When Jack Liffey and his daughter Maeve end up in Bakersfield as a respite from their life in Los Angeles, they find that the town has cast its paranoid fears on a group of rebellious teenaged girls alleged to be Satanists. As hysteria mounts, there is a mammoth book burning and a police raid on all people they deem unsympathetic to their evangelical cause. Maeve disappears and Jack is racing against the clock to find her and save the girls from the town's "exorcism."
The Los Angeles Times Festival of Books began in 1996 with a simple goal: to bring together the people who create books with the people who love to read them. The festival was an immediate success and has become the largest and most prestigious book festival in the country, attracting more than 130,000 book lovers each year.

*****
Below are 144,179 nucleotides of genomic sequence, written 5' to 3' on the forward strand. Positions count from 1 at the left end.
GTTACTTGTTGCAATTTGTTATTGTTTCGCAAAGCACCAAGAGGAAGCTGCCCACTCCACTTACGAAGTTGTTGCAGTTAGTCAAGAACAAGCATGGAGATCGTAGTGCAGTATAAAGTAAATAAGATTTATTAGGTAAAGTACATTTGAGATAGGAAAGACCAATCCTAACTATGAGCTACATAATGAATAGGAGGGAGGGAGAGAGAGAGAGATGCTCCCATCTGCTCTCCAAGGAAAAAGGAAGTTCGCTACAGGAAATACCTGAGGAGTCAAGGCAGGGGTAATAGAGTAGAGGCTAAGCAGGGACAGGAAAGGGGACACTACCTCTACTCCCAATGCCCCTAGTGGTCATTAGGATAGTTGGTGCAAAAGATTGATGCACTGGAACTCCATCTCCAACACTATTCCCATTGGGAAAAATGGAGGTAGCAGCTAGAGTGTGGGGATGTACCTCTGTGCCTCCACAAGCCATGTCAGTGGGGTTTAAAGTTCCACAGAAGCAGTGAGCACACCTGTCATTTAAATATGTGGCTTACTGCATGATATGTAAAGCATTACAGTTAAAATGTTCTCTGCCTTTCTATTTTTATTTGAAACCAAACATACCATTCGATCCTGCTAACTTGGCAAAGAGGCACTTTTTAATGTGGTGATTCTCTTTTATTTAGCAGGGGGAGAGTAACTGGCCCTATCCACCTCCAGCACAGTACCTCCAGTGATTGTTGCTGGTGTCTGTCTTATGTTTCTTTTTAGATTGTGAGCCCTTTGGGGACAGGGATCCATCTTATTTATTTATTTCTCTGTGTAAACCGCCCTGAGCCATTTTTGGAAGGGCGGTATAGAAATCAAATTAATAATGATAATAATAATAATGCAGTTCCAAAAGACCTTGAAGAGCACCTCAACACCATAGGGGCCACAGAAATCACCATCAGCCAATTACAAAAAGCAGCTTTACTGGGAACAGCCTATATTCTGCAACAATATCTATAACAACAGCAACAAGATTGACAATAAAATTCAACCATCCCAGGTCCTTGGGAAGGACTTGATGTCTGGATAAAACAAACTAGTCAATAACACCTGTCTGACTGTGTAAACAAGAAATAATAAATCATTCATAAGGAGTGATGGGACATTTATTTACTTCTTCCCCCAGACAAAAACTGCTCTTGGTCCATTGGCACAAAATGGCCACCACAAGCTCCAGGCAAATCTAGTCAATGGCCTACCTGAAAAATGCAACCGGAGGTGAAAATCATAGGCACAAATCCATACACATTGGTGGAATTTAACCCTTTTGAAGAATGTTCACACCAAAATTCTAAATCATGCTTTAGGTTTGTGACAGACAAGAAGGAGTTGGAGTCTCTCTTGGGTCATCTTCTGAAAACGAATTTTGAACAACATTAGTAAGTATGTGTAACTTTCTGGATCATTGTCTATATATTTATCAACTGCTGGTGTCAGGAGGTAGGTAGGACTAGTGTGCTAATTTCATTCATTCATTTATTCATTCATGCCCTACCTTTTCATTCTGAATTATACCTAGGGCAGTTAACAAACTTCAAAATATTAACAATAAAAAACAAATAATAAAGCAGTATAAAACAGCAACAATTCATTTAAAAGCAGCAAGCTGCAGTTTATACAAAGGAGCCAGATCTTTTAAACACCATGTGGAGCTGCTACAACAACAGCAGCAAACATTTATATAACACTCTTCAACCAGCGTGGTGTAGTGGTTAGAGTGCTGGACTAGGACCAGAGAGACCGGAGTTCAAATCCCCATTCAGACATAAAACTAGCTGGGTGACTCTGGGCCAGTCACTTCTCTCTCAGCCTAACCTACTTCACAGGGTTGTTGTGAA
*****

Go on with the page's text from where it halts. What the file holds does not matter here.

The Dark Streets takes private investigator Jack Liffey to LA's glitzy, exotic Koreatown, where a young film student, Soon-Lin Kim, has apparently gone missing. Early in his search for her, Jack learns that Soon-Lin has been tangling with a giant Korean conglomerate. Again, as in all the Liffey mysteries, the superbly-crafted action that makes John Shannon one of the most exciting detective-fiction writers on the California scene envelops Jack, and ultimately he finds himself under torturously intense interrogation at the secret compound of a private security agency - and for a climax as explosive as the violent lightning storm in the desert sky.